4. Again, your sin will find you out in your own conscience. From whomever else you can hide your sin, you cannot hide it from yourself. And you are so constructed in the mercy of God that to know you are a sinner means self-condemnation and agony. Oh, how many of you are suffering to-night untold agonies from the bitter consciousness of sins no one knows anything about but yourself. No physical torments match the torments of an accusing conscience. An accusing conscience means hell on earth. No earthly prosperity, no human love, no mirth nor music, nor revelry, nor fun, nor intoxication, can dispel its clouds, nor assuage the agony of its ever-gnawing tooth. Well did the old Latin poet Juvenal write:

" Trust me, nor tortures that the poets feign

     Can match the fierce, unutterable pain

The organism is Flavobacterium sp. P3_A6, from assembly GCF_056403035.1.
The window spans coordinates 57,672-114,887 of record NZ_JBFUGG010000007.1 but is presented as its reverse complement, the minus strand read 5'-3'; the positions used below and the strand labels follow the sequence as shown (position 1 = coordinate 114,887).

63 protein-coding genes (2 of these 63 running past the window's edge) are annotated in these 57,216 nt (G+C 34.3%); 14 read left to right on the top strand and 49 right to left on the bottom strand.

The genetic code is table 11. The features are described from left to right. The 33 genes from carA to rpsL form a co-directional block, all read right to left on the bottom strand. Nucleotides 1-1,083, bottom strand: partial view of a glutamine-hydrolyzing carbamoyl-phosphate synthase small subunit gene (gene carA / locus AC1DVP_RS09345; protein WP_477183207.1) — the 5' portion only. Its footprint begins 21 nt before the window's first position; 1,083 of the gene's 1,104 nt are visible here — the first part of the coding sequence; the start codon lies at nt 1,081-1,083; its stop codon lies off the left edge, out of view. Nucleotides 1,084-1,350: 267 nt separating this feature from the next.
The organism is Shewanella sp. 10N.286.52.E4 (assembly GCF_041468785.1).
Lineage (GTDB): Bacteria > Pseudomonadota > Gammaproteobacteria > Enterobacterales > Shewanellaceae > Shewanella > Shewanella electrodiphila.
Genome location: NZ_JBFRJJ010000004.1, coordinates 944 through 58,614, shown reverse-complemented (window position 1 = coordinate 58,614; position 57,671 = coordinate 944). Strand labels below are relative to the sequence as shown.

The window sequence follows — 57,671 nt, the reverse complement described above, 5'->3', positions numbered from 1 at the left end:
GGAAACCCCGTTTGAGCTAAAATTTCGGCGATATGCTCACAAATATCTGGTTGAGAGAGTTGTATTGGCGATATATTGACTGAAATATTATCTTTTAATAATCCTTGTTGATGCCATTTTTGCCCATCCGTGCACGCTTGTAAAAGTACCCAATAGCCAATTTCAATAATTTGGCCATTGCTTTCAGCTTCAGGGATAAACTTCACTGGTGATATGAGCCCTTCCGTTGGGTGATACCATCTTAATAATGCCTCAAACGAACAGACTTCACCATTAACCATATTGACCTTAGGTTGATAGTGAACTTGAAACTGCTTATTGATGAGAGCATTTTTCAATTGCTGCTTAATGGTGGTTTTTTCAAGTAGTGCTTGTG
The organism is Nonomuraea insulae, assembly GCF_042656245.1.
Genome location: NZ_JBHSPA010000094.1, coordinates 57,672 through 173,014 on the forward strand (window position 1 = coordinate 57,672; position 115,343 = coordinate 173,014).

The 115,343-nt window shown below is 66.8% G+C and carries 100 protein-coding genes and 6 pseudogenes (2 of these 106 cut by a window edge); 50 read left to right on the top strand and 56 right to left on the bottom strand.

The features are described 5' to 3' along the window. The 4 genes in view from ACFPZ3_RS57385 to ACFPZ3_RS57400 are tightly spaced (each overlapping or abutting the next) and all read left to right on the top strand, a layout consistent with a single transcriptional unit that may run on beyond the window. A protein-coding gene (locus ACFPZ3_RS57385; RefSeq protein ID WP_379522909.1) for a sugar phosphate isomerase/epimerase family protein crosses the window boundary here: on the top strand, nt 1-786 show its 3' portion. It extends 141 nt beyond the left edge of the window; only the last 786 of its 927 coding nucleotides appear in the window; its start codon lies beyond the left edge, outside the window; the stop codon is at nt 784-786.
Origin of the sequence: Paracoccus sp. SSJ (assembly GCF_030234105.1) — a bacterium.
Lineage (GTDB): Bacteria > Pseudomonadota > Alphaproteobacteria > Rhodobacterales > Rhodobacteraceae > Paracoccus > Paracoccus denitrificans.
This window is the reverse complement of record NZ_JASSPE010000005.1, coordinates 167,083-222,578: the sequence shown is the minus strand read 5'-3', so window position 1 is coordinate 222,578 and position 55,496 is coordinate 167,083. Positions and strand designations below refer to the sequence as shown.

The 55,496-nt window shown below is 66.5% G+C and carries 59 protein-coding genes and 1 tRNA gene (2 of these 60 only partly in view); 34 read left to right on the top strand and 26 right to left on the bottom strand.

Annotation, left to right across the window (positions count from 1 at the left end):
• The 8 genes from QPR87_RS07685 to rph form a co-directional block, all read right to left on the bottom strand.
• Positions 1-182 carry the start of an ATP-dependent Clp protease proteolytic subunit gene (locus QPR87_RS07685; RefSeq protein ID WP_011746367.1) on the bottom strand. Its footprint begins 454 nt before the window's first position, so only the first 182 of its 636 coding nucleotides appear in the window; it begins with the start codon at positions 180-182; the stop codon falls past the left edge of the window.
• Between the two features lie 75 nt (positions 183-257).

He feels, who night and day, devoid of rest,

     Carries his own accuser in his breast."

Ah! there is a place where all our sins will soon find us out — every one of us. Have no doubt of that, my friend. " Be sure your sin will find you out." It may be hidden from the officer of the law, it may be hidden from the eye of every man and every woman. But it will speak to your conscience some day. It will find you just there, then beware! That sin you are contemplating to-night looks fair and sweet. It won't look so fair, nor taste so sweet, after it is committed. It will find you out and you will suffer. Oh, how you will suffer.